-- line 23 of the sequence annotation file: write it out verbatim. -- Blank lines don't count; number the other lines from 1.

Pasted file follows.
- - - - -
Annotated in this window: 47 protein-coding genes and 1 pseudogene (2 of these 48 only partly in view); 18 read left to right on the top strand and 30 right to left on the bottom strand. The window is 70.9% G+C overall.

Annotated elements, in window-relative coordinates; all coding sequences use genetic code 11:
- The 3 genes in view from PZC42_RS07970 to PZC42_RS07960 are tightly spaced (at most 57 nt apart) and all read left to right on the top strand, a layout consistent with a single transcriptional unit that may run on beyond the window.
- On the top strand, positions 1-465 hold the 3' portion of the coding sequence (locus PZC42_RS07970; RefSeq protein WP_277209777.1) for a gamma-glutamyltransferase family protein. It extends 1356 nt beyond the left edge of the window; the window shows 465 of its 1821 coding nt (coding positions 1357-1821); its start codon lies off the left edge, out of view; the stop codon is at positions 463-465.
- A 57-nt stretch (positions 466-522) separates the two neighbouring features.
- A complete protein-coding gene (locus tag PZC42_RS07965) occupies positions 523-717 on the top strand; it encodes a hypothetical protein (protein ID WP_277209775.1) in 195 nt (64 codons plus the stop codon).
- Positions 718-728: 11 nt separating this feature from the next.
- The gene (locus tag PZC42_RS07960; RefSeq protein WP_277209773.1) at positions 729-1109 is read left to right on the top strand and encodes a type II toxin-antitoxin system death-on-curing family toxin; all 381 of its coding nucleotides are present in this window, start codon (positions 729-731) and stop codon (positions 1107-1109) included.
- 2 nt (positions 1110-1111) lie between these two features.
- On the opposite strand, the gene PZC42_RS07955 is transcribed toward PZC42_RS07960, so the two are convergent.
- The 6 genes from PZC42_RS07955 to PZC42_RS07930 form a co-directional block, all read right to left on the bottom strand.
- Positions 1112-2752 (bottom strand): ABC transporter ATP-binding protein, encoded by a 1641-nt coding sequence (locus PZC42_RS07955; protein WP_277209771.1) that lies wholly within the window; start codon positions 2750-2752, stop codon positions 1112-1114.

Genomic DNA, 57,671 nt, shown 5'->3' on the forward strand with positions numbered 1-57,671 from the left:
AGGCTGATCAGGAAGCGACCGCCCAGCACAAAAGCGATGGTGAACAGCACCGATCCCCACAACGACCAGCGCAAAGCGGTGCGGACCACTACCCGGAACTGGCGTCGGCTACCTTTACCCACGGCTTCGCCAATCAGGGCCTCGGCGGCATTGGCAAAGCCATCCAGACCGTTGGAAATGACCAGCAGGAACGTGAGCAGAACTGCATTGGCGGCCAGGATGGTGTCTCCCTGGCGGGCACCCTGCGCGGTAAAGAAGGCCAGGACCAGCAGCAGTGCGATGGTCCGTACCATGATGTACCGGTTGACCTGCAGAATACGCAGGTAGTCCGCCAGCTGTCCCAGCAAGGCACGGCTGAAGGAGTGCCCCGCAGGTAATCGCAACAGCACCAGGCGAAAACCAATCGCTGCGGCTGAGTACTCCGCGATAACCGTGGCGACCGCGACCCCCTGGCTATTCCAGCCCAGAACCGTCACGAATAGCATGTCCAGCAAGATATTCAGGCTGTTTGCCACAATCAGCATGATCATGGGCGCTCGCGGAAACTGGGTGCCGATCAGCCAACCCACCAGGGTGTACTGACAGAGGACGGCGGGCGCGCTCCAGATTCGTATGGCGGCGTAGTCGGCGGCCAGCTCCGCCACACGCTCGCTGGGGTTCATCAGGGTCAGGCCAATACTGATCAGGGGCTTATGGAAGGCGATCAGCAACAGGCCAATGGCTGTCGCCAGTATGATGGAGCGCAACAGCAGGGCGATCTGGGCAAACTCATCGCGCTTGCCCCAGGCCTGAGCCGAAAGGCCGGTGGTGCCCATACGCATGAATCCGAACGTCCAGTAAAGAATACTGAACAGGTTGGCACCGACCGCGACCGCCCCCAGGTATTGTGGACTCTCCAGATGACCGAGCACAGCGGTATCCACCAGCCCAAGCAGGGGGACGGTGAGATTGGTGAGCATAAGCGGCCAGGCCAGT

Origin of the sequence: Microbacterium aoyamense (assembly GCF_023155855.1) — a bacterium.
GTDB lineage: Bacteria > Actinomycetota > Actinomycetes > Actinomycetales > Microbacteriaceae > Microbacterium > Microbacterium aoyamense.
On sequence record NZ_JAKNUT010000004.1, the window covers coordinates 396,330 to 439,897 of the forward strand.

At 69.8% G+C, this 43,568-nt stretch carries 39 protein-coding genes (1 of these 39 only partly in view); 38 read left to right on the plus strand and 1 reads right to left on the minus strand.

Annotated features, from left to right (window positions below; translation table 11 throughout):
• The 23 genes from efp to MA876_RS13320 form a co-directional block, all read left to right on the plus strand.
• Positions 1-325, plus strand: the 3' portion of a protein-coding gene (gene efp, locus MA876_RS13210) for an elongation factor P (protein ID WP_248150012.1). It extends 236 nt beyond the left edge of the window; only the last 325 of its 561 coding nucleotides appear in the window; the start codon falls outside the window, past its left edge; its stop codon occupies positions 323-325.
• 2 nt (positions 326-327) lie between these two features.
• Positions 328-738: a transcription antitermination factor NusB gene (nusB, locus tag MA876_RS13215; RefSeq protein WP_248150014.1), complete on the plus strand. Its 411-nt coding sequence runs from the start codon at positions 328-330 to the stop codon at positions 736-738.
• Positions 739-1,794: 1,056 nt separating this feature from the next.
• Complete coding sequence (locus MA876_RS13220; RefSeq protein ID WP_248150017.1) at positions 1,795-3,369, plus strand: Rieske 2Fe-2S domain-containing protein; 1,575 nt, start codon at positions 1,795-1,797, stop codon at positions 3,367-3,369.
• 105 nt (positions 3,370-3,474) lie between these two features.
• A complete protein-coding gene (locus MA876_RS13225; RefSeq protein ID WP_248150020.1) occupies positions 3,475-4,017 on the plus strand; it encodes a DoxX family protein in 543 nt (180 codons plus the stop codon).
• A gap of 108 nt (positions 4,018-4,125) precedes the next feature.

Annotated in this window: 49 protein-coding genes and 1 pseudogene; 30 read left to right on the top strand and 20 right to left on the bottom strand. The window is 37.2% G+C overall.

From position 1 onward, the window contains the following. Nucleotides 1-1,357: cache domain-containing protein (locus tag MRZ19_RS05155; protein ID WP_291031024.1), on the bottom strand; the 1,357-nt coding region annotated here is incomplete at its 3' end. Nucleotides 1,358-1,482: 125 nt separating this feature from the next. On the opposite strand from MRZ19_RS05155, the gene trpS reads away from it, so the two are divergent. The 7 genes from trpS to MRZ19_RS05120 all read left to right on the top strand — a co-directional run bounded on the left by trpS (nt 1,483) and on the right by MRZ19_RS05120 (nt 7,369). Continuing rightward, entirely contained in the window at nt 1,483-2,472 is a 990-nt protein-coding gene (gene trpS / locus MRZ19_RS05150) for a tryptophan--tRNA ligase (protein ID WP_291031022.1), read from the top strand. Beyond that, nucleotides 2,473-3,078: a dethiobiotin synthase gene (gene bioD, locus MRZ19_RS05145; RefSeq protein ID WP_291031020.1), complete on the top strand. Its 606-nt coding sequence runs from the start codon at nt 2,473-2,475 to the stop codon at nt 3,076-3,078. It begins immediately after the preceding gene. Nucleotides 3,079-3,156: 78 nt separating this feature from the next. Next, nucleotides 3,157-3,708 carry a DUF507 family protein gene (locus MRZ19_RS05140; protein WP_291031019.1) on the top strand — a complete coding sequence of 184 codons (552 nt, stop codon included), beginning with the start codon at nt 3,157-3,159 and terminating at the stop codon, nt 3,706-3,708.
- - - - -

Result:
• Positions 328-738: a transcription antitermination factor NusB gene (nusB, locus tag MA876_RS13215; RefSeq protein WP_248150014.1), complete on the plus strand. Its 411-nt coding sequence runs from the start codon at positions 328-330 to the stop codon at positions 736-738.